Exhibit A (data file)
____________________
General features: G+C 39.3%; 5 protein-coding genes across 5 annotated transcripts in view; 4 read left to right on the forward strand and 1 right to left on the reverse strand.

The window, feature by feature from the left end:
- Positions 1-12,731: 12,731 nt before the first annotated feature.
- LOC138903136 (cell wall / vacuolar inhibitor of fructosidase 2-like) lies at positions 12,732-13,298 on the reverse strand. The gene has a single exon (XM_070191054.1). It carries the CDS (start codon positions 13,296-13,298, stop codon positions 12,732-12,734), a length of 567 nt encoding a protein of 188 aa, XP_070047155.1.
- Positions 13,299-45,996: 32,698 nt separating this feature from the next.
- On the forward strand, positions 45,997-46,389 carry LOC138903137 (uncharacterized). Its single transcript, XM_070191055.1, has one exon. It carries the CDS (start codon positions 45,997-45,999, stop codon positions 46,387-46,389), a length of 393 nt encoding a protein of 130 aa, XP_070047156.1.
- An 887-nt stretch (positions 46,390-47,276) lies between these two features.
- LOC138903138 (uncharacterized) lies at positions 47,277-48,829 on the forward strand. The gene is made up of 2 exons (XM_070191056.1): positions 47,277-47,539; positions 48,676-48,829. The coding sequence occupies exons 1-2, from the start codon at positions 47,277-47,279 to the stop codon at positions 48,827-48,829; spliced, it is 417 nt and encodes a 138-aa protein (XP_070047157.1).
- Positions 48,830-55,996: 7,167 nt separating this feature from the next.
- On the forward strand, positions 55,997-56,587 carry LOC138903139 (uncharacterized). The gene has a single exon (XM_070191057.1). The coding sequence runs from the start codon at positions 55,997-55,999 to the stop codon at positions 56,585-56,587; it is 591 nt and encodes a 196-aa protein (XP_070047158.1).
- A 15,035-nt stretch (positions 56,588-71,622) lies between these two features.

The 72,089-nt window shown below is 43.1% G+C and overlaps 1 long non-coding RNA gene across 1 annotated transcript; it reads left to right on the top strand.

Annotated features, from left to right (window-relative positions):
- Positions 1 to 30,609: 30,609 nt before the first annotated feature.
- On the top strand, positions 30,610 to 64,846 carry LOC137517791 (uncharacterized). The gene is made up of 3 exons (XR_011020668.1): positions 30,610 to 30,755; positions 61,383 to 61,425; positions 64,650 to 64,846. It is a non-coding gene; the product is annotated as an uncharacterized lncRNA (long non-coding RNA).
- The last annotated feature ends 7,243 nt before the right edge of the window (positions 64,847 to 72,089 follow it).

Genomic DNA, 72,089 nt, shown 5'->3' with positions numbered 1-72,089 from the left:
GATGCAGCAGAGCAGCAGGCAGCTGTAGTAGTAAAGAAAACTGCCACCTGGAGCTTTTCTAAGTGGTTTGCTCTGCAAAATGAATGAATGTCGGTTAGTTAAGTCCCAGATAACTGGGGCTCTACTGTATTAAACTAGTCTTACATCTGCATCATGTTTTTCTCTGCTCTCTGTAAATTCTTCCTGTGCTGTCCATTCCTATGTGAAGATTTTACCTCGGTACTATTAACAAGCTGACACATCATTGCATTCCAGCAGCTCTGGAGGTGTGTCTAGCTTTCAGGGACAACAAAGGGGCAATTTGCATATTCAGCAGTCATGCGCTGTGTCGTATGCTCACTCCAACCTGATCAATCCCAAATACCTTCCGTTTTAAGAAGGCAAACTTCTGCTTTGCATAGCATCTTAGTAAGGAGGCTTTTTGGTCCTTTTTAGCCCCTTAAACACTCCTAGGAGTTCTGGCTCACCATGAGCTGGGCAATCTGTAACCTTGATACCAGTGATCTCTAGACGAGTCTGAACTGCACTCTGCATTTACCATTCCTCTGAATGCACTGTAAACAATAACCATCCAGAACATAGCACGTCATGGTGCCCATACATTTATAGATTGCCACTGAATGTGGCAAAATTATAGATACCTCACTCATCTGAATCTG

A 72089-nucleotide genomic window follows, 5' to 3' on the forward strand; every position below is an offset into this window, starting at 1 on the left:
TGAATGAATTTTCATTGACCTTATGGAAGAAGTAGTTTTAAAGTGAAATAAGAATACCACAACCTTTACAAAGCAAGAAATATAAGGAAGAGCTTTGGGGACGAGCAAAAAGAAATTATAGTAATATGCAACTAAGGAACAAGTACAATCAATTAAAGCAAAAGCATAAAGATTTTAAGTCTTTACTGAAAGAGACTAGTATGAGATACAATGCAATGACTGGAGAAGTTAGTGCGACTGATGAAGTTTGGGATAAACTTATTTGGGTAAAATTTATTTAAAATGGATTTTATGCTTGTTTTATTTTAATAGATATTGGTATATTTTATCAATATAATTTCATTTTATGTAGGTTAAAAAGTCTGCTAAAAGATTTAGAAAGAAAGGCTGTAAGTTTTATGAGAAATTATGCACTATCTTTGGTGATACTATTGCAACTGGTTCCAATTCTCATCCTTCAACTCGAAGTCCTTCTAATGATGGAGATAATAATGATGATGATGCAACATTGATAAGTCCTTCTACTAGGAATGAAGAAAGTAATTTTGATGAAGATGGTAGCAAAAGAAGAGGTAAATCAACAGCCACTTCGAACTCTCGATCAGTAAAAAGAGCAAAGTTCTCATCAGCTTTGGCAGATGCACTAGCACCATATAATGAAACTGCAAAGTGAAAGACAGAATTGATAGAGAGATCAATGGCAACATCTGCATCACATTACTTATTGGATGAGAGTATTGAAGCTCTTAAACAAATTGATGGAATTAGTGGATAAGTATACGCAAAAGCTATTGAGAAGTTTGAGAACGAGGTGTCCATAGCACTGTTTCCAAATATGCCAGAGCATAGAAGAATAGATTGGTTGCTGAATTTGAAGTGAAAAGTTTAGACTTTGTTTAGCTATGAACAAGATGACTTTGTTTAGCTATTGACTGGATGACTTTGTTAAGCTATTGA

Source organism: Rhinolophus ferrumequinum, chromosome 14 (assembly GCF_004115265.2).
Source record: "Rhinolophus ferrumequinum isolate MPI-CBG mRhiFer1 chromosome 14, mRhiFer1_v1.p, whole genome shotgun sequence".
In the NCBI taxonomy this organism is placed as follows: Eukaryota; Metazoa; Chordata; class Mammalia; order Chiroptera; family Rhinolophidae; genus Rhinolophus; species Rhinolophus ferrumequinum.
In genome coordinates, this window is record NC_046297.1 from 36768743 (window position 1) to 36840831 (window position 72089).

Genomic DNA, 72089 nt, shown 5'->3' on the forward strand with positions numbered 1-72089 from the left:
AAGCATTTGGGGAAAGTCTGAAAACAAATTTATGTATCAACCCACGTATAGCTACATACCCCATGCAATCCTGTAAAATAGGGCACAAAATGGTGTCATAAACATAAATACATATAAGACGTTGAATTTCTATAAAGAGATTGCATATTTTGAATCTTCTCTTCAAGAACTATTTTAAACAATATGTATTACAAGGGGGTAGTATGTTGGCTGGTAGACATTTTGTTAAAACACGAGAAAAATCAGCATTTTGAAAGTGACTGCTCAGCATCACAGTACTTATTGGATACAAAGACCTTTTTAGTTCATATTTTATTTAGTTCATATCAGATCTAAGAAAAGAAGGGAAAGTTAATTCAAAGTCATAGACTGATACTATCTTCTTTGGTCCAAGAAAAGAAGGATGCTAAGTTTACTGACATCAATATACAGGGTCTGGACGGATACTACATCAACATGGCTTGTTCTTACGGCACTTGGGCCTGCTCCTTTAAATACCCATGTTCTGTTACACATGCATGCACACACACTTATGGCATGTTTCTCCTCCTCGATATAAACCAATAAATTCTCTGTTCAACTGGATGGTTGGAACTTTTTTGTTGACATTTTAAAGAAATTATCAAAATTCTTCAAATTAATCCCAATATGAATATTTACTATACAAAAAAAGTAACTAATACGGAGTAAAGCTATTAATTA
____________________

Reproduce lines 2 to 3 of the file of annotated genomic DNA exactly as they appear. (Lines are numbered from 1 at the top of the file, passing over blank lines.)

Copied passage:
The window, feature by feature from the left end:
- Positions 1-12,731: 12,731 nt before the first annotated feature.